Dobie Mountain is a 3.8-mile loop hike that follows the Appalachian Trail and Jack Albright Loop, guiding hikers to Glass Hollow Overlook and plane crash remains.
Yes, plane crash remains. This Blue Ridge Parkway hike near Nellysford, Virginia is popular among those who want to see plane wreckage steps off the hiking trail.
Not a lot is known about this plane crash. One blog cites a 2012 article from Nelson County Life magazine that claims the wreckage is a Beechcraft Bonanza.
The article features Henri Weems of Nellysford who researched the site and learned that this small private plane likely crashed into the mountain in 1963.
Speculation abounds that more than a few plane crashes occurred in the Blue Ridge Mountains in the mid-20th century due to less advanced air navigation aids.
Interestingly, remains of a military plane are said to be located on neighboring Humpback Mountain. This single-engine plane was lost in 1964.
Known by locals as “The Lost Plane Crash,” the remains were discovered (or re-discovered) in 2012 by the Old Dominion Appalachian Trail Club.
A short, unmarked spur trail leads to the plane crash remains. Beyond plane wreckage, the sweeping views from the Glass Hollow Overlook are first-rate.
|Elevation Gain||685 feet|
|Terrain||Mostly dirt trails|
|Driving Directions||Click Here|
Park in the Humpback Gap Overlook parking area at milepost 5.8. Arrive early since – as I noted above – this hike shares a lot with the Humpback Rocks hike.
The trailhead is located at the north end of the parking area. Actually, since it’s a loop hike, there are two trailheads for the Jack Albright Loop.
A friend and I took the right-most trailhead for a counter-clockwise hike. However, there’s no real benefit to going in a particular direction.
For the counter-clockwise hike, start with a mild descent along a forested trail until the 0.25-mile mark when you turn left onto the Appalachian Trail.
Continue a gradual descent until the 1.0-mile mark when you reach a trail sign and a short spur trail on the right for the Glass Hollow Overlook.
The spur trail is 0.2-mile one-way and completely worth the short hike for the overwhelmingly beautiful panoramas of the Rockfish Valley.
From here, re-trace your steps to the Appalachian Trail, then turn right to continue on. At the 1.8-mile mark, the Appalachian Trail veers off down the hill to the right.
However, you want to stick to the left to stay on the blue-blazed Jack Albright Loop. Stay alert, the plane wreckage is coming up soon.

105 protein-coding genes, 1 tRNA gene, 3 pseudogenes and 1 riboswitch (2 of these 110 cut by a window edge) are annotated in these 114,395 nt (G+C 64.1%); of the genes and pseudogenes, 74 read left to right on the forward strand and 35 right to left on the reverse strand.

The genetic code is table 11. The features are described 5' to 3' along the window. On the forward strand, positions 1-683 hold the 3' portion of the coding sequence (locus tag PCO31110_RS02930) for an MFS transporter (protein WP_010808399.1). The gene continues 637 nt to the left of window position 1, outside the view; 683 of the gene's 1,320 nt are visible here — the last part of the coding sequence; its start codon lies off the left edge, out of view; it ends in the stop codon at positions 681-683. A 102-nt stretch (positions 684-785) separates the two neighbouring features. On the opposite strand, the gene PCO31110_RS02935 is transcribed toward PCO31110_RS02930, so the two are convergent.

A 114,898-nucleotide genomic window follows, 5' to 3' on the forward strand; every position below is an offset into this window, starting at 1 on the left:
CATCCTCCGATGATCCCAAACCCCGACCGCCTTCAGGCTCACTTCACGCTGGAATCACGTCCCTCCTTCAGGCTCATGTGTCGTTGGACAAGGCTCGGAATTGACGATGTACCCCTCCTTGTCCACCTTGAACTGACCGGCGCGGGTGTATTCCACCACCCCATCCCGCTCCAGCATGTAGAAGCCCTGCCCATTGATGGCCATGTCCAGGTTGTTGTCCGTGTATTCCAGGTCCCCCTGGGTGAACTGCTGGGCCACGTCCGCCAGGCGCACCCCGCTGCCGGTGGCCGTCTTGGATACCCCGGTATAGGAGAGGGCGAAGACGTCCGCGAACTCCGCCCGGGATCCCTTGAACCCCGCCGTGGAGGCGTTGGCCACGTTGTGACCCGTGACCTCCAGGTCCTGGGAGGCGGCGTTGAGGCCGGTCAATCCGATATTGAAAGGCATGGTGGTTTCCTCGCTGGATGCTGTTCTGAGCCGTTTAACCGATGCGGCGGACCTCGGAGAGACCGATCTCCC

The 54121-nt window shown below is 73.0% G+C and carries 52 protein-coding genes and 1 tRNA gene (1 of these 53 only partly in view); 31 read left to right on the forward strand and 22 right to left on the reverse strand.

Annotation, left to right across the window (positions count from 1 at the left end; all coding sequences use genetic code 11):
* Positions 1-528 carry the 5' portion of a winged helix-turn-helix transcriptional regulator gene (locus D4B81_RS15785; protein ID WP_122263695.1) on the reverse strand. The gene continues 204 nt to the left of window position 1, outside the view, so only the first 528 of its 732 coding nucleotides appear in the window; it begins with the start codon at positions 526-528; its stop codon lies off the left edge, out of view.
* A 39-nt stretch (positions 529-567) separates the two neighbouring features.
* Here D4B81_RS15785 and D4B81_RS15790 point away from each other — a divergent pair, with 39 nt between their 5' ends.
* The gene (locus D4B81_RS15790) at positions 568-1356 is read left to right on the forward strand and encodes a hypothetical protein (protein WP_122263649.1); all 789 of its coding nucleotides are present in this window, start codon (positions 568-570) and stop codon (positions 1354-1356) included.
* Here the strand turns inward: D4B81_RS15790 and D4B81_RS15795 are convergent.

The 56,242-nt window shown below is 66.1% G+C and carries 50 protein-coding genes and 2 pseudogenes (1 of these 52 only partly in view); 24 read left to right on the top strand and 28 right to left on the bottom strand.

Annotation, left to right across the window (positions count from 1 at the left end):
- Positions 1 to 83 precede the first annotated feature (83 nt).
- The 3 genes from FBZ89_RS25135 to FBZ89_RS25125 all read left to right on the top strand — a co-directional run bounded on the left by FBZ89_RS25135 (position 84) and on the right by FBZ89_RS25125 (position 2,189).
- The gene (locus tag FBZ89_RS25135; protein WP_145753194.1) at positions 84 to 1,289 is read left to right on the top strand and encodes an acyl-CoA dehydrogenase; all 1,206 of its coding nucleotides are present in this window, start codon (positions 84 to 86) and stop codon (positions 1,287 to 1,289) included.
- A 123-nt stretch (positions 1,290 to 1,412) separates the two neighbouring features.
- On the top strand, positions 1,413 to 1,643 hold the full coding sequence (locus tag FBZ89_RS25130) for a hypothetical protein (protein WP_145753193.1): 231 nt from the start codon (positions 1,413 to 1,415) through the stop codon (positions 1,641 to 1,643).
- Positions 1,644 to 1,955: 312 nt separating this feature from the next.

At the 2.5-mile mark, there is a short, unmarked, barely visible spur trail on the left that leads up 50 feet or so to the plane crash remains.
Plane Crash Remains
There are two small areas of wreckage. The remains of the small plane are very crumpled and it’s difficult to tell what is what. Still, it was very interesting.
Once you check out the crash site, continue on the Jack Albright Loop. From here, it’s a quiet walk in the woods until you reach the parking area and close the loop.
We started this hike early, around 8:15 am on a Friday, but still we saw just one hiker on the entire route.
It’s easy to tack this Central Virginia day hike, including the plane crash remains and the Glass Hollow Overlook, onto a hike to Humpback Rocks.
For this longer hike, start clockwise from the left-most trailhead. At the 3.3-mile mark, stay left for the Appalachian Trail.
In another 3.0 miles, you will reach Humpback Rocks.
Exit Humpback Rocks by way of the Humpback Rocks Trail – rather than the Appalachian Trail – and you will arrive in the parking area in 1.0-mile.
This hike clocks in at 7.6-miles. Alternatively, it’s a 2.0-mile out-and-back hike to Humpback Rocks (or a 4.3-mile loop hike) from the parking area.
This hike took us 2.5 hours, though it does include a 1.0-mile out-and-back back-track to the plane remains when we missed the spur trail. Oops.
If you’ve got a second hike in you, consider Dripping Rock South (milepost 10), which wows with booming mountain views.
With regard to the plane wreckage, be sure to adhere to Leave No Trace principles. Specifically, “leave it as you find it.”